Welcoming Austrian Wine Month
the official tasting itinerary, with a few extras included along the way
Austrian Wine Month began last week with a series of focused lunch and dinner “Master Classes.” The meals brought together Importers, Retailers, and a few writers in discussion of Austria’s wine regions, terroir, and food pairings. The purpose is to bring attention to wine retail, with the goal of extending enjoyment of Austrian wines at home. To do so, shops across the United States (and elsewhere) have organized tastings integrated with wine education.
I was lucky enough to attend one such lunch at San Francisco’s The Slanted Door restaurant, affording the opportunity to witness the brilliance of Austrian wines with Vietnamese food. It was delicious. Willi Klinger, the head of Austrian Wine Marketing, facilitated discussion throughout.
The Austrian Wine Marketing Board operates as an umbrella group, not promoting any one wine or label, but instead working to increase awareness of Austrian wine in general. Klinger speaks passionately about his work, with a commitment to not just spread the word but “connect with people and share what wine is and can be.”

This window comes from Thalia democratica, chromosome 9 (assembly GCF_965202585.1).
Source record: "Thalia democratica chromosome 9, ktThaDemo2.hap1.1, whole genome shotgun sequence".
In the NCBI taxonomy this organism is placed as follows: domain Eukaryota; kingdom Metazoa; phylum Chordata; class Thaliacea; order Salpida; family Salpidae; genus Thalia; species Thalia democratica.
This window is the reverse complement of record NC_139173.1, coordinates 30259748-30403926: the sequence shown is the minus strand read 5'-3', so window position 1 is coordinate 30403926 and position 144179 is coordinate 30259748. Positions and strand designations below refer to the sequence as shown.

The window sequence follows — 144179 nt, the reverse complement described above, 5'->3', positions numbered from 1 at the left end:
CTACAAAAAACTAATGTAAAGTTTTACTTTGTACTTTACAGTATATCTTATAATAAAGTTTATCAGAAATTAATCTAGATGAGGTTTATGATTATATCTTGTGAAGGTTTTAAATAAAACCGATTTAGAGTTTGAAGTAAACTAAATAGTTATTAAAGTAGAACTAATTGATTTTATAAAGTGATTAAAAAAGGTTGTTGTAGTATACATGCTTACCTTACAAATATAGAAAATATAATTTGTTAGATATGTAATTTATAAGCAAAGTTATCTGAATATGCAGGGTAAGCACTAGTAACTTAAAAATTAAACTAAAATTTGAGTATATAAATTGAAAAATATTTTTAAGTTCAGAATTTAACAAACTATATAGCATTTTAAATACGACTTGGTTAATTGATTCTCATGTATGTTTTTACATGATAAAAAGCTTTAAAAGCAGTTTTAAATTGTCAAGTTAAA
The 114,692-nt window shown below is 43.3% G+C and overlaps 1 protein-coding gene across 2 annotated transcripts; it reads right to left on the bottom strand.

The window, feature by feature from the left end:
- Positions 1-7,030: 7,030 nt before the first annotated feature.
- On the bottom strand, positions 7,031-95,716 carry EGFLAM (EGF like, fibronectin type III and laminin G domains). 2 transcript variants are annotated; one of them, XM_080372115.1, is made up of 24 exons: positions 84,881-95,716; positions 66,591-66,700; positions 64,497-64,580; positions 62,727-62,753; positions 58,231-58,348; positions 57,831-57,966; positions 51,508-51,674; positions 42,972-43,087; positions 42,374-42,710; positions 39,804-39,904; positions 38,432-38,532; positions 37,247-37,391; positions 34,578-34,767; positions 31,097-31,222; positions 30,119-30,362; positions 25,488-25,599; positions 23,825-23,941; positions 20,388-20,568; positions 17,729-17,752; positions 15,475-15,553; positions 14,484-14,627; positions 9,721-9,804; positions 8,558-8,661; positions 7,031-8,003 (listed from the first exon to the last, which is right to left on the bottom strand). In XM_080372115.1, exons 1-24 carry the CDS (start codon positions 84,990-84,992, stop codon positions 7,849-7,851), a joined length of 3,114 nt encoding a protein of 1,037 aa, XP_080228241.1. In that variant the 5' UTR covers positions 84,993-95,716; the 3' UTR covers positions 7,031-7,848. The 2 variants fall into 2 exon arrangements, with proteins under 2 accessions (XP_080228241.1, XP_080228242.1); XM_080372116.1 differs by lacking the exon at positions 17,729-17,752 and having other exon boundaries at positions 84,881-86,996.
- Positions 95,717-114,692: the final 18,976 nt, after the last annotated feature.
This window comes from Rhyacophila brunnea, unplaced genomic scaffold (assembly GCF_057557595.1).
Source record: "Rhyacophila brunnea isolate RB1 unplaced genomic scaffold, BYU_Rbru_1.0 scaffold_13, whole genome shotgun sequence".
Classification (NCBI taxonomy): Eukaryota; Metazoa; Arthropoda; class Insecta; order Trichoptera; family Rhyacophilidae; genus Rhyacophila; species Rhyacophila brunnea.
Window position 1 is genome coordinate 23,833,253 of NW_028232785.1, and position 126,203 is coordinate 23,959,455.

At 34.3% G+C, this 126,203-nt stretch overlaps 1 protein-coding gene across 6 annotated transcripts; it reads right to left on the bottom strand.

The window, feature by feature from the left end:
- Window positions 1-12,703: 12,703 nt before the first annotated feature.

one of my top favorites, the Sattlerhof Sudsteiermark 2010 Sernauberg, rich and fresh aromatics, brilliantly textural with vibrant acidity, and rich, fresh flavors of citrus and blossom
Klinger wants to increase the accessibility to Austrian wine on a day to day basis, as well as overall interest. But the country is also small, with small volume produced. The reality, then, must keep Austrian wine focused not on expanding everywhere, but only in viable markets. Wine education, then, becomes a central goal.
In considering wine education, Klinger comments, “We don’t want to simplify wine too much.” He continues, “Great wine can never be simplistic. Like Classical music, you have to dive in and you have to work to understand it. It is not just an easy going category.” Asking Klinger the best means to shift public understanding of either a challenged, or underrepresented wine category he responds, “First you must give dignity to the grape itself.”